Hospice Volunteers Make a Profound Impact

By R. Bruce Dalglish

Updated June 25, 2018

It takes a very special kind of person to commit to volunteering their free time to helping patients, families and caregivers engaged in hospice care. At Alliance Hospice, we have ten very special working volunteers who are devoted to helping family members in need of some relief, and patients that are in need of some comfort and support.

Our volunteers have the opportunity to see 1-5 nursing home patients or in-home patients depending upon their availability, and each patient’s specific needs. The quality time that our volunteers devote is spent sharing stories, listening to stories, reading to patients, providing comfort and support, expressing prayer and devotion, helping with light housekeeping, assisting with writing letters, and relieving caregivers for short periods of time.

We are always looking to welcome new volunteers to our family at Alliance Hospice, and are especially seeking volunteers who can provide the following assistance: massage therapy, hairdressing, lawn care, music therapy, art therapy and pet therapy. Alliance Hospice greatly appreciates our wonderful volunteers and the incredibly meaningful impact they make.

About the Author
Bruce Dalglish has served as the Chairman and CEO of Alliance Hospice and All Caring Hospice since 2005. In this role, Bruce Dalglish oversees the development and strategic direction of both companies. From 2008 – 2013, Bruce Dalglish served on the Public Policy Committee of the National Hospice and Palliative Care Organization (NHPCO).

Follow R. Bruce Dalglish on Twitter.

Disclaimer: Blogs by R. Bruce Dalglish provide educational information, not medical advice. Please consult with your medical providers when making end-of-life care decisions.

What Happens to Loved Ones When Primary Caregivers Lose Steam?

By R. Bruce Dalglish

Updated June 25, 2018

Taking care of a loved one with a terminal illness is not easy. Most caregivers become so immersed in focusing all of their attention on their loved ones, they frequently neglect their own personal needs eventually leading to burnout.

Burnout can materialize physically, emotionally and psychologically. With limited time to take care of themselves, these wonderfully dedicated caregivers end up losing sleep, eating foods of convenience rather than healthy food choices, not exercising, and simply not taking a moment to rest.

When primary caregivers lose steam, it not only deteriorates their own well-being, but it eventually takes a toll on the very loved ones that they’re caring for, and perhaps their immediate families, households, and jobs.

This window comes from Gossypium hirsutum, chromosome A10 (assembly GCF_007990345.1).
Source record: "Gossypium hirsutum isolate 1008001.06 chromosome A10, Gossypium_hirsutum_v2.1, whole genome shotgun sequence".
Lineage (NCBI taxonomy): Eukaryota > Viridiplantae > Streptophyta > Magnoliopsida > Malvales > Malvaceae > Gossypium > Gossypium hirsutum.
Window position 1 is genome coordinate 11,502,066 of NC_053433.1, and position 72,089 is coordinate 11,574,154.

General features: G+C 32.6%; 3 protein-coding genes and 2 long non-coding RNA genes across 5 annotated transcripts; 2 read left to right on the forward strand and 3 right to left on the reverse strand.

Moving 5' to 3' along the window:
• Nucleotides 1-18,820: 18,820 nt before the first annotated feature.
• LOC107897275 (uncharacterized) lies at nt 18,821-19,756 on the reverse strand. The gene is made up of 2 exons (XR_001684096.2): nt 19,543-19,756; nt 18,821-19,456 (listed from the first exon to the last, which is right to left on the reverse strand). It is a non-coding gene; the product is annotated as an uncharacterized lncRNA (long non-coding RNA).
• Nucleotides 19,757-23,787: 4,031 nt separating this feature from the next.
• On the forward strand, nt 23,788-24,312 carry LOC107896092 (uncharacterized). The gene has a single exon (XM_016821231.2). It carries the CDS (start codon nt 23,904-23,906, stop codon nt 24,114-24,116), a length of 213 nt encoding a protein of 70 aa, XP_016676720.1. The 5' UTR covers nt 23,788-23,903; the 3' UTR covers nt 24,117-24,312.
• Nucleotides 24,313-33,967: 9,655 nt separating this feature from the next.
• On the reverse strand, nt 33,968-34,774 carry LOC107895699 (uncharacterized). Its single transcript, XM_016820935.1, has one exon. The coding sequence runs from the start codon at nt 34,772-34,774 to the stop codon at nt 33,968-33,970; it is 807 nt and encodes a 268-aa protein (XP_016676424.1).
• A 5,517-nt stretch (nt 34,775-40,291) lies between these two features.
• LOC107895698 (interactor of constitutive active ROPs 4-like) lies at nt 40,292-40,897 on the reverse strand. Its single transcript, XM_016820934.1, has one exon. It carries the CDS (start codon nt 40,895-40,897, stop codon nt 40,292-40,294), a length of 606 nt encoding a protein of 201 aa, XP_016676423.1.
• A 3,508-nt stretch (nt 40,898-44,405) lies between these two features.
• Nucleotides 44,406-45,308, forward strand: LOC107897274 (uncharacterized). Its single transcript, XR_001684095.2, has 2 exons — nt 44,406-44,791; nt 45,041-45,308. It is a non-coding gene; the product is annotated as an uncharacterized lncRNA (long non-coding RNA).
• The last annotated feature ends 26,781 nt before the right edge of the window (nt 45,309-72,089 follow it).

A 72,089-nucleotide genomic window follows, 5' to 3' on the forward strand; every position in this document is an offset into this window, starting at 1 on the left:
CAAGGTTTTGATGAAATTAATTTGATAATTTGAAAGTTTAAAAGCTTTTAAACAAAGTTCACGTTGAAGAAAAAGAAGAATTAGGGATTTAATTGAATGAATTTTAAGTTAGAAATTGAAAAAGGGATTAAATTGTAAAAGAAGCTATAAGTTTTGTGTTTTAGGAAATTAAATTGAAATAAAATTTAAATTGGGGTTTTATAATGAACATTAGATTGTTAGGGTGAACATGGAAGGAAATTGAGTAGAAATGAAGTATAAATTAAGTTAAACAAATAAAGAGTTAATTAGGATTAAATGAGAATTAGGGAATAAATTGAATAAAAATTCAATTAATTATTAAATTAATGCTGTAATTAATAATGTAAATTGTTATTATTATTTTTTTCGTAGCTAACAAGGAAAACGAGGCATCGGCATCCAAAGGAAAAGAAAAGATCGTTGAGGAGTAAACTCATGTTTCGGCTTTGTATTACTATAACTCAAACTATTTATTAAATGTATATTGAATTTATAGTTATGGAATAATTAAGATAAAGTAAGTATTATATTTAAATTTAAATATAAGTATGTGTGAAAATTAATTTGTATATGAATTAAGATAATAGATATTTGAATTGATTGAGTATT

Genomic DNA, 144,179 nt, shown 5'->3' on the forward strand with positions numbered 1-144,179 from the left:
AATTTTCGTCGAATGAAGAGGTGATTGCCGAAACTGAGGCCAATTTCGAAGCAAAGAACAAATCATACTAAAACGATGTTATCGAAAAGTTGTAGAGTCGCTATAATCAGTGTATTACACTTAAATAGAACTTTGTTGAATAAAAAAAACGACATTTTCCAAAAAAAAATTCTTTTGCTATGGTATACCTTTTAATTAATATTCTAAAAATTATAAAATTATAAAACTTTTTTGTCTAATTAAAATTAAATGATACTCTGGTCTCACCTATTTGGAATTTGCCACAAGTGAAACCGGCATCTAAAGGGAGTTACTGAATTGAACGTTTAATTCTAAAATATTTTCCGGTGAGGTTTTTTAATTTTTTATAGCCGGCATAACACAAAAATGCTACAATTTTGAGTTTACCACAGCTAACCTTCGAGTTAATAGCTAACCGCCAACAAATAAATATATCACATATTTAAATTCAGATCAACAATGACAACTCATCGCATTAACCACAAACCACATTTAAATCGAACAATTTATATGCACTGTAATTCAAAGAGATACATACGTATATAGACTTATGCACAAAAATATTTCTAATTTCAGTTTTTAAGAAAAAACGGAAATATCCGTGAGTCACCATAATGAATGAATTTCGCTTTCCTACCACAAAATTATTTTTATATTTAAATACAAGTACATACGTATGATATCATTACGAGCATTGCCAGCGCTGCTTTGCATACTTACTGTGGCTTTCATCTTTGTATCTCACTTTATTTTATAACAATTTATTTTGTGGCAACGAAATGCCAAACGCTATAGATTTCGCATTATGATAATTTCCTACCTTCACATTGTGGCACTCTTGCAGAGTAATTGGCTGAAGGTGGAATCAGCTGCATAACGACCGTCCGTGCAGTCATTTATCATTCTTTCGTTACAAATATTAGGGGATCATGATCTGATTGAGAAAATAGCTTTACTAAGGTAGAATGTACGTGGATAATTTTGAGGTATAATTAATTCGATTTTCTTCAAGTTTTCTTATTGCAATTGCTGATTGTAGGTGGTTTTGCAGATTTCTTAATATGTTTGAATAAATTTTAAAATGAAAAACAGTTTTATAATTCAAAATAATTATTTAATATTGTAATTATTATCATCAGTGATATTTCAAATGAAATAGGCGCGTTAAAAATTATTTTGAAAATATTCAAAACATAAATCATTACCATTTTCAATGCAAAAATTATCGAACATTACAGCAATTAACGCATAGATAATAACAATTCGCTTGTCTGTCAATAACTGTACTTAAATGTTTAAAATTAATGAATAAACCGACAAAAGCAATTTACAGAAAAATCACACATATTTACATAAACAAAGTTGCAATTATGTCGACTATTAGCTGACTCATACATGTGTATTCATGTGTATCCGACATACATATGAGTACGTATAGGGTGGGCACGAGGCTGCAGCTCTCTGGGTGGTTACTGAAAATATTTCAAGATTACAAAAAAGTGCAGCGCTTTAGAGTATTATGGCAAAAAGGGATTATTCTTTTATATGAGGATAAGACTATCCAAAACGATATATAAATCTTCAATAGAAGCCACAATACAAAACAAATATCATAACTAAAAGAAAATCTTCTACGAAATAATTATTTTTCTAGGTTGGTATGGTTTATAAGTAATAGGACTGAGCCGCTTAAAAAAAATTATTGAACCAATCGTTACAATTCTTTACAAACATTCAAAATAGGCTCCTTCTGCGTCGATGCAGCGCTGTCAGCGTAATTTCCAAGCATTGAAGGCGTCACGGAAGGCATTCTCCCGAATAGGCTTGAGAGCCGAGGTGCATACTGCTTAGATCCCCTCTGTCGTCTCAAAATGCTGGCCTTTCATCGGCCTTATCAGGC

With an estimated 44 million Americans who act as caregivers for adult family members, there is a growing need for outreach to compassionate hospice care professionals who can help alleviate the pressure of caring for a loved one diagnosed with a terminal illness.

Loved ones often feel as though they are overburdening their caregiver, and are uncertain of how to reach out for the appropriate help that they need to address their physical, emotional and spiritual needs during their end-of-life stage. With hospice care as an option, patients tend to feel that they have gained a network of loving and compassionate support, and no longer have to feel consumed with common guilt of feeling like a burden, and causing their caregivers to lose steam. Hospice care services come in various options that are customized to meet the individual needs of the patient, caregiver and family to help alleviate the tremendous responsibility and emotional exhaustion often linked with caregiver burnout.

About the Author
Bruce Dalglish has served as the Chairman and CEO of Alliance Hospice and All Caring Hospice since 2005. In this role, Bruce Dalglish oversees the development and strategic direction of both companies. From 2008 – 2013, Bruce Dalglish served on the Public Policy Committee of the National Hospice and Palliative Care Organization (NHPCO).

Follow R. Bruce Dalglish on Twitter.

Disclaimer: Blogs by R. Bruce Dalglish provide educational information, not medical advice. Please consult with your medical providers when making end-of-life care decisions.